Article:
Boobs are one of those things that get weirder the longer you think about them– they’re fun blobs of fat that happen to produce infant nutrients when needed. They’re also one of cancer’s favorite playgrounds. The statistics are widespread– one in twelve American women will develop invasive breast cancer within her lifetime; breast cancer death rates are second only to lung cancer in the country; on and on. Every October, I check my boobs more often and more frantically than I usually do, and as the leaves lining my street turn and die, I cannot help but think of grimmer things.
There’s not much to it— it’s just grabbing a handful of boob and poking around hoping to not feel any inconsistencies. Of course, there’s a correct way of doing it (I’d consult your ob-gyn and not a twenty-year-old’s unedited ramblings), where the fingers walk a thorough, probing line across your chest, line after line, methodically feeling around so as to not miss a spot. It seems silly, that such a small bit of oneself can create so much disruption, and I feel silly, in the shower or at my desk, when my blood runs cold if I think I’ve felt something different. I know how breast cancer feels to the touch. I remember the feel of a tumor, not on me, no, but worse, on a woman who danced with rulers and read ahead silently while she was reading aloud to me. It’s a corner of the house I try to make nondescript.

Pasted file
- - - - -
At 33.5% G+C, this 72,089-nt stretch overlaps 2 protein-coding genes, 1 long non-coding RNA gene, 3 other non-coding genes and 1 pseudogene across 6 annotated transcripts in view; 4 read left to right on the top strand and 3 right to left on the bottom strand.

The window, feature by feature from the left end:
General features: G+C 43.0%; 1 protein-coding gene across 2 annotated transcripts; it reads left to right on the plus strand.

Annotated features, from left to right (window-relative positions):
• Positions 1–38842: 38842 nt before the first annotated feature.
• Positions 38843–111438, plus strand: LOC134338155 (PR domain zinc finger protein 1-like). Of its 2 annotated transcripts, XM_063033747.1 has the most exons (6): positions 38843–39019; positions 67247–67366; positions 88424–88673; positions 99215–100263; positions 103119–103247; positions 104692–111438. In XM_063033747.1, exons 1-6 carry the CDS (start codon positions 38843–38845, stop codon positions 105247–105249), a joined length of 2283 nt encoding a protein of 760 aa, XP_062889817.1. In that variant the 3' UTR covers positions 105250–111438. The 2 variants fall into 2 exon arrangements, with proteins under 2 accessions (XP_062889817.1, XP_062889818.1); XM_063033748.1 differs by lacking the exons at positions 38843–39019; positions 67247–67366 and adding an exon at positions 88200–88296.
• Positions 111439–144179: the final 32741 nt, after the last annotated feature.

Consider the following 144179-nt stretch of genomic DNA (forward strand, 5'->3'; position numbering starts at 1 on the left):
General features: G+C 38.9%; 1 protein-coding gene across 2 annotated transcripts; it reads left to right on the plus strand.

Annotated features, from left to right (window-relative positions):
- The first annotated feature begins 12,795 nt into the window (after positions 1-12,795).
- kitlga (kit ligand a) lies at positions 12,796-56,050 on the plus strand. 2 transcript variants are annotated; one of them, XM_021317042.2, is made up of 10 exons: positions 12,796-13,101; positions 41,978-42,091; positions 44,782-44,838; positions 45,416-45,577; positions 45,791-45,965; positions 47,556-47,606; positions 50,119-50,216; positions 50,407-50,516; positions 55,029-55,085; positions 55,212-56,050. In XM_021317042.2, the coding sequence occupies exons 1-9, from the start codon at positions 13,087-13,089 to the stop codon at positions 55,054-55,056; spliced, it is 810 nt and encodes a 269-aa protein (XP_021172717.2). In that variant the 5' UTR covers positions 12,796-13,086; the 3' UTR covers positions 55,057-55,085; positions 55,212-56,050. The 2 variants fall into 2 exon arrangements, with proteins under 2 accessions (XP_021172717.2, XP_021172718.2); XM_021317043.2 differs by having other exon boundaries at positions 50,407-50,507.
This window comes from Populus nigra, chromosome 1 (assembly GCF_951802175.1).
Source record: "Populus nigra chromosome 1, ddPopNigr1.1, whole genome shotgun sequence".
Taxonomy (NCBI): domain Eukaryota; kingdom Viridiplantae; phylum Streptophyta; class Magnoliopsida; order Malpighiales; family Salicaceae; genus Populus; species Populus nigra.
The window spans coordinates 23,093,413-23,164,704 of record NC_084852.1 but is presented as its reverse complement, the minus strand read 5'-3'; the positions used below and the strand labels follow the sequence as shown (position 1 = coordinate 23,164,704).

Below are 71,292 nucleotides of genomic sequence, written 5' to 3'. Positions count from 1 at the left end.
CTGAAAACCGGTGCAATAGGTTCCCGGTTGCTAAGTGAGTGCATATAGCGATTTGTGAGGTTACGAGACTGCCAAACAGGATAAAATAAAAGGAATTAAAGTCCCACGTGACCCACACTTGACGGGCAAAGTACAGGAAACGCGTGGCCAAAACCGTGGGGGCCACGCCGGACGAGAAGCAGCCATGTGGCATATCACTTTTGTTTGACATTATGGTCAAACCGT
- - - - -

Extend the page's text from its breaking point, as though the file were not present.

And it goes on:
Once, I had nothing better to do with my hands and remembered my mother’s reminder to check every once in a while, just to be on the safe side, so I idly let my fingers do their little line walks while I watched an episode of Arrested Development. As my pointer finger pressed into something hard and foreign, I broke into a cold sweat without thinking. Turns out, my pointer finger had just veered off course while I was distracted with Gob’s antics and had landed on a finger of my other hand. It’s not something I should be so on edge about, but still I have already formulated plans upon plans for what will happen in the case that it is not my other hand, that it is cancer. I just want to be prepared, I tell the people who know, I just want to feel ready for anything.
It’s easy, routine self-check ups like this. It’s another way to stay on top of things, though cancer’s not really one of those things you can stay on top of. Most of all, it’s a reminder to keep people close, to cherish them. So far, I’ve been lucky, both with my mother and with myself, but not everyone is. Staying in touch with your own body – physically and mentally – is not only a method of early detection. It’s a responsibility to yourself, to the people in your life. It’s an expression of love.